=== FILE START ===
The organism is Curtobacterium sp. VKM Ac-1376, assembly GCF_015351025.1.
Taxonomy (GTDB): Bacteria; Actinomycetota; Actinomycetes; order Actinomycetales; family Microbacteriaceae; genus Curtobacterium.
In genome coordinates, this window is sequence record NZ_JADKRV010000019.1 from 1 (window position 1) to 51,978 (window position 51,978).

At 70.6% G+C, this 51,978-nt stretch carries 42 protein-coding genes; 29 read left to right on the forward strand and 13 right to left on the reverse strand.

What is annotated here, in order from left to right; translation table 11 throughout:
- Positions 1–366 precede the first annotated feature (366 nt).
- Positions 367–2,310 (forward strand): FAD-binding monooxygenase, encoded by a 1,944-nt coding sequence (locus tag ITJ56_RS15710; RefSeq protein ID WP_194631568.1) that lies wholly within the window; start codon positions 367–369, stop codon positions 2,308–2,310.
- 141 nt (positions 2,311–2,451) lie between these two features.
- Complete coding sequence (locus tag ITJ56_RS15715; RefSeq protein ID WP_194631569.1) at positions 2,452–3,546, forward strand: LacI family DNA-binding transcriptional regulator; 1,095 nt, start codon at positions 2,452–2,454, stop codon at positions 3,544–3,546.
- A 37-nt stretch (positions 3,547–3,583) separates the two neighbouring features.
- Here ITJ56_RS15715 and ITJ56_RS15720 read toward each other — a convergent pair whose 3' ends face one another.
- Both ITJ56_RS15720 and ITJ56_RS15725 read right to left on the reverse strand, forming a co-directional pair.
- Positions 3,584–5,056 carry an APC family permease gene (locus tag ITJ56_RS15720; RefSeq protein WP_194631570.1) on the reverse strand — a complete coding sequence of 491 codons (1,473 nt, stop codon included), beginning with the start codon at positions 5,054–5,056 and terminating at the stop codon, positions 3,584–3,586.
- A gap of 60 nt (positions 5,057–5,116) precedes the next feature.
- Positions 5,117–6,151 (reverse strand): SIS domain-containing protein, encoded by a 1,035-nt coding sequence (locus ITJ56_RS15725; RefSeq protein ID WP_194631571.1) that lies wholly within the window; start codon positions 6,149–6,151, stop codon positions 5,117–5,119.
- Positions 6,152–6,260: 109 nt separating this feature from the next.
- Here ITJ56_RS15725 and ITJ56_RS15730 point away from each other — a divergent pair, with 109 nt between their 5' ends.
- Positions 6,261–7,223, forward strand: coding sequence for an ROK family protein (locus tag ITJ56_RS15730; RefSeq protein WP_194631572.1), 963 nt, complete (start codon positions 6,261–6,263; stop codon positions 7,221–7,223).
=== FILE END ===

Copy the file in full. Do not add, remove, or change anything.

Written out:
The organism is Curtobacterium sp. VKM Ac-1376, assembly GCF_015351025.1.
Taxonomy (GTDB): Bacteria; Actinomycetota; Actinomycetes; order Actinomycetales; family Microbacteriaceae; genus Curtobacterium.
In genome coordinates, this window is sequence record NZ_JADKRV010000019.1 from 1 (window position 1) to 51,978 (window position 51,978).

At 70.6% G+C, this 51,978-nt stretch carries 42 protein-coding genes; 29 read left to right on the forward strand and 13 right to left on the reverse strand.

What is annotated here, in order from left to right; translation table 11 throughout:
- Positions 1–366 precede the first annotated feature (366 nt).
- Positions 367–2,310 (forward strand): FAD-binding monooxygenase, encoded by a 1,944-nt coding sequence (locus tag ITJ56_RS15710; RefSeq protein ID WP_194631568.1) that lies wholly within the window; start codon positions 367–369, stop codon positions 2,308–2,310.
- 141 nt (positions 2,311–2,451) lie between these two features.
- Complete coding sequence (locus tag ITJ56_RS15715; RefSeq protein ID WP_194631569.1) at positions 2,452–3,546, forward strand: LacI family DNA-binding transcriptional regulator; 1,095 nt, start codon at positions 2,452–2,454, stop codon at positions 3,544–3,546.
- A 37-nt stretch (positions 3,547–3,583) separates the two neighbouring features.
- Here ITJ56_RS15715 and ITJ56_RS15720 read toward each other — a convergent pair whose 3' ends face one another.
- Both ITJ56_RS15720 and ITJ56_RS15725 read right to left on the reverse strand, forming a co-directional pair.
- Positions 3,584–5,056 carry an APC family permease gene (locus tag ITJ56_RS15720; RefSeq protein WP_194631570.1) on the reverse strand — a complete coding sequence of 491 codons (1,473 nt, stop codon included), beginning with the start codon at positions 5,054–5,056 and terminating at the stop codon, positions 3,584–3,586.
- A gap of 60 nt (positions 5,057–5,116) precedes the next feature.
- Positions 5,117–6,151 (reverse strand): SIS domain-containing protein, encoded by a 1,035-nt coding sequence (locus ITJ56_RS15725; RefSeq protein ID WP_194631571.1) that lies wholly within the window; start codon positions 6,149–6,151, stop codon positions 5,117–5,119.
- Positions 6,152–6,260: 109 nt separating this feature from the next.
- Here ITJ56_RS15725 and ITJ56_RS15730 point away from each other — a divergent pair, with 109 nt between their 5' ends.
- Positions 6,261–7,223, forward strand: coding sequence for an ROK family protein (locus tag ITJ56_RS15730; RefSeq protein WP_194631572.1), 963 nt, complete (start codon positions 6,261–6,263; stop codon positions 7,221–7,223).